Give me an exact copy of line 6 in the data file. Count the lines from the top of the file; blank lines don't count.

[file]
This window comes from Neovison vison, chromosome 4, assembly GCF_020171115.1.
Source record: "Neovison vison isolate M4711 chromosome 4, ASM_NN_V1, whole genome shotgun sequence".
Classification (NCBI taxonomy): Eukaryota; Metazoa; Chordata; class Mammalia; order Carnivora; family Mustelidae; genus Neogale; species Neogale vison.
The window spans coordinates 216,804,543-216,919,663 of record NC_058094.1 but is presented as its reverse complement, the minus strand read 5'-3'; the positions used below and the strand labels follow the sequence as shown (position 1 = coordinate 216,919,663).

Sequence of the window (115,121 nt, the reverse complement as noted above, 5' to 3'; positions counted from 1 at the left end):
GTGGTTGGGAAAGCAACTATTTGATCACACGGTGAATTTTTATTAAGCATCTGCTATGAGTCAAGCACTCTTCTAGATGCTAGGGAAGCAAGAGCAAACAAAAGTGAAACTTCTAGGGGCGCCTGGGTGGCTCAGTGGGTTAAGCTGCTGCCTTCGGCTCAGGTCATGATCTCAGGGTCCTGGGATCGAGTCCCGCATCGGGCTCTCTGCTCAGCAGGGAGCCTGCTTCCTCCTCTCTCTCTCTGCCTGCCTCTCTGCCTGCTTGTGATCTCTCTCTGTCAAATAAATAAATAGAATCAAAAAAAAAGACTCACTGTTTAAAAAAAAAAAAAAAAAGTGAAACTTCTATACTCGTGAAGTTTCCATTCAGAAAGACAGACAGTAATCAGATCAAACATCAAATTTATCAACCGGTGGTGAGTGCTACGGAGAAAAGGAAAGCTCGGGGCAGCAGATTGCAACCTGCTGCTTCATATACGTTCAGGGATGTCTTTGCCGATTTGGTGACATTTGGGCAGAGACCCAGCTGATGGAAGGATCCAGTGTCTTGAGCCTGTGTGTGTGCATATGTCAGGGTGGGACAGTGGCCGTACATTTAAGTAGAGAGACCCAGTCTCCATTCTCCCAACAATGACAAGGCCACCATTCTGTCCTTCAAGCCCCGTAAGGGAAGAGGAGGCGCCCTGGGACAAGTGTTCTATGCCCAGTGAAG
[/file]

GTGGTTGGGAAAGCAACTATTTGATCACACGGTGAATTTTTATTAAGCATCTGCTATGAGTCAAGCACTCTTCTAGATGCTAGGGAAGCAAGAGCAAACAAAAGTGAAACTTCTAGGGGCGCCTGGGTGGCTCAGTGGGTTAAGCTGCTGCCTTCGGCTCAGGTCATGATCTCAGGGTCCTGGGATCGAGTCCCGCATCGGGCTCTCTGCTCAGCAGGGAGCCTGCTTCCTCCTCTCTCTCTCTGCCTGCCTCTCTGCCTGCTTGTGATCTCTCTCTGTCAAATAAATAAATAGAATCAAAAAAAAAGACTCACTGTTTAAAAAAAAAAAAAAAAAGTGAAACTTCTATACTCGTGAAGTTTCCATTCAGAAAGACAGACAGTAATCAGATCAAACATCAAATTTATCAACCGGTGGTGAGTGCTACGGAGAAAAGGAAAGCTCGGGGCAGCAGATTGCAACCTGCTGCTTCATATACGTTCAGGGATGTCTTTGCCGATTTGGTGACATTTGGGCAGAGACCCAGCTGATGGAAGGATCCAGTGTCTTGAGCCTGTGTGTGTGCATATGTCAGGGTGGGACAGTGGCCGTACATTTAAGTAGAGAGACCCAGTCTCCATTCTCCCAACAATGACAAGGCCACCATTCTGTCCTTCAAGCCCCGTAAGGGAAGAGGAGGCGCCCTGGGACAAGTGTTCTATGCCCAGTGAAG